Estrone (E1) and 17β-estradiol (E2) are metabolized to catechol estrogens (CE), which may be oxidized to semiquinones and quinones (CE-Q). CE-Q can react with glutathione (GSH) and DNA, or be reduced to CE. In particular, CE-3,4-Q react with DNA to form depurinating adducts (N7Gua and N3Ade), which are cleaved from DNA to leave behind apurinic sites. We report the determination of 22 estrogen metabolites, conjugates and adducts in the urine of male Syrian golden hamsters treated with 4-hydroxyestradiol (4-OHE2). After initial purification, urine samples were analyzed by HPLC with multichannel electrochemical detection and by capillary HPLC/tandem mass spectrometry. 4-Hydroxyestrogen-2-cysteine [4-OHE1(E2)-2-Cys] and N-acetylcysteine [4-OHE1(E2)-2-NAcCys] conjugates, as well as the methoxy CE, were identified and quantified by HPLC, whereas the 4-OHE1(E2)-1-N7 Gua depurinating adducts and 4-OHE1(E2)-2-SG conjugates could only be identified by the mass spectrometry method. Most of the administered 4-OHE2 was metabolically converted to 4-OHE1. Formation of thioether (GSH, Cys and NAcCys) conjugates and depurinating adducts [4-OHE1(E2)-1-N7Gua] indicates that oxidation of 4-CE to CE-3,4-Q and subsequent reaction with GSH and DNA, respectively, do occur. The major conjugates in the urine were 4-OHE1(E2)-2-NAcCys. The oxidative pathway of 4-OHE1(E2) accounted for approximately twice the level of products compared with those from the methylation pathway. The metabolites and methoxy CE were excreted predominantly (>90%) as glucuronides, whereas the thioether conjugates were not further conjugated. These results provide strong evidence that exposure to 4-OHE1(E2) leads to the formation of E1(E2)-3,4-Q and, subsequently, depurinating DNA adducts. This process is a putative tumor initiating event. The estrogen metabolites, conjugates and adducts can be used as biomarkers for detecting enzymatic oxidation of estrogens to reactive electrophilic metabolites and possible susceptibility to estrogen-induced cancer.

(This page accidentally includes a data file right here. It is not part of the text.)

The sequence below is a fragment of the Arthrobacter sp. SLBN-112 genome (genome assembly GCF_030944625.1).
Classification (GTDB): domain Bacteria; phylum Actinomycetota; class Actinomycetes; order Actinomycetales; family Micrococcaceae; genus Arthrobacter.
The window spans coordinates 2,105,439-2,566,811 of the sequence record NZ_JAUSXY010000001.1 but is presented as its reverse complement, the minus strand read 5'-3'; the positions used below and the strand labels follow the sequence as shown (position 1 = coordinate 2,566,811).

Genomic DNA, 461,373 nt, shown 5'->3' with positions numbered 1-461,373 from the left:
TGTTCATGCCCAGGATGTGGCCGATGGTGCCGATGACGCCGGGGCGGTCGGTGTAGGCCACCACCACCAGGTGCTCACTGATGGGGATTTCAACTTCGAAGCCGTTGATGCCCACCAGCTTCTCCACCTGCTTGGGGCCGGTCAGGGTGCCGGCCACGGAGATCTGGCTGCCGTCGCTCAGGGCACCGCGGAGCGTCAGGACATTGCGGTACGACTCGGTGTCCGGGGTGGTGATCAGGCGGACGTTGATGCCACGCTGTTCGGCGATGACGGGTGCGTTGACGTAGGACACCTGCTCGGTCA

ASJC Scopus subject areas
- Cancer Research